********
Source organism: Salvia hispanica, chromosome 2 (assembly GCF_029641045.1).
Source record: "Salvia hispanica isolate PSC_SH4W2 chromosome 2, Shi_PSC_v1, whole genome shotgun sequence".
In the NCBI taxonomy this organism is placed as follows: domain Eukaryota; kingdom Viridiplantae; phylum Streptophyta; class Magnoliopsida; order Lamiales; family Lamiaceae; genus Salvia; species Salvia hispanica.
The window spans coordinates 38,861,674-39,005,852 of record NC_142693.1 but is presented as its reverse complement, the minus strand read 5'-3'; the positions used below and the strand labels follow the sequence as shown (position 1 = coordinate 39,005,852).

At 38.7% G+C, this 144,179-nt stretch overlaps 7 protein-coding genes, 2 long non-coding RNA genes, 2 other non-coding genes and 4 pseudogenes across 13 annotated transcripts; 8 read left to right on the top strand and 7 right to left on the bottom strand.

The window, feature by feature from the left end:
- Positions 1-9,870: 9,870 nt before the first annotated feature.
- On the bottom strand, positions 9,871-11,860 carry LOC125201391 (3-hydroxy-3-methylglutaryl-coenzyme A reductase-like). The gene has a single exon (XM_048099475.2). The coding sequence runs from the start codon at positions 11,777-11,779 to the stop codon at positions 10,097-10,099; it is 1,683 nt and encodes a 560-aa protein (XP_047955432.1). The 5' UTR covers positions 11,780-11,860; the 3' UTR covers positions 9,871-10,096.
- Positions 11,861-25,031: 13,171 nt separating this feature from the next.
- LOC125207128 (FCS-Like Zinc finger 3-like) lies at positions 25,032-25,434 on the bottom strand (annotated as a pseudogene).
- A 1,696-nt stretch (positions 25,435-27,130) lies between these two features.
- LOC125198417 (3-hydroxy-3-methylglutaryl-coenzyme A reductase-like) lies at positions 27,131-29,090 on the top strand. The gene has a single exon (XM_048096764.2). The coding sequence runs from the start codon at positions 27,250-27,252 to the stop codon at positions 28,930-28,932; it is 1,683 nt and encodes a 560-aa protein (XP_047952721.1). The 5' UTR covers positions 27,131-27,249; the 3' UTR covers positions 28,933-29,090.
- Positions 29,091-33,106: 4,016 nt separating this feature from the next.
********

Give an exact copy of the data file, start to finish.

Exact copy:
Source organism: Salvia hispanica, chromosome 2 (assembly GCF_029641045.1).
Source record: "Salvia hispanica isolate PSC_SH4W2 chromosome 2, Shi_PSC_v1, whole genome shotgun sequence".
In the NCBI taxonomy this organism is placed as follows: domain Eukaryota; kingdom Viridiplantae; phylum Streptophyta; class Magnoliopsida; order Lamiales; family Lamiaceae; genus Salvia; species Salvia hispanica.
The window spans coordinates 38,861,674-39,005,852 of record NC_142693.1 but is presented as its reverse complement, the minus strand read 5'-3'; the positions used below and the strand labels follow the sequence as shown (position 1 = coordinate 39,005,852).

At 38.7% G+C, this 144,179-nt stretch overlaps 7 protein-coding genes, 2 long non-coding RNA genes, 2 other non-coding genes and 4 pseudogenes across 13 annotated transcripts; 8 read left to right on the top strand and 7 right to left on the bottom strand.

The window, feature by feature from the left end:
- Positions 1-9,870: 9,870 nt before the first annotated feature.
- On the bottom strand, positions 9,871-11,860 carry LOC125201391 (3-hydroxy-3-methylglutaryl-coenzyme A reductase-like). The gene has a single exon (XM_048099475.2). The coding sequence runs from the start codon at positions 11,777-11,779 to the stop codon at positions 10,097-10,099; it is 1,683 nt and encodes a 560-aa protein (XP_047955432.1). The 5' UTR covers positions 11,780-11,860; the 3' UTR covers positions 9,871-10,096.
- Positions 11,861-25,031: 13,171 nt separating this feature from the next.
- LOC125207128 (FCS-Like Zinc finger 3-like) lies at positions 25,032-25,434 on the bottom strand (annotated as a pseudogene).
- A 1,696-nt stretch (positions 25,435-27,130) lies between these two features.
- LOC125198417 (3-hydroxy-3-methylglutaryl-coenzyme A reductase-like) lies at positions 27,131-29,090 on the top strand. The gene has a single exon (XM_048096764.2). The coding sequence runs from the start codon at positions 27,250-27,252 to the stop codon at positions 28,930-28,932; it is 1,683 nt and encodes a 560-aa protein (XP_047952721.1). The 5' UTR covers positions 27,131-27,249; the 3' UTR covers positions 28,933-29,090.
- Positions 29,091-33,106: 4,016 nt separating this feature from the next.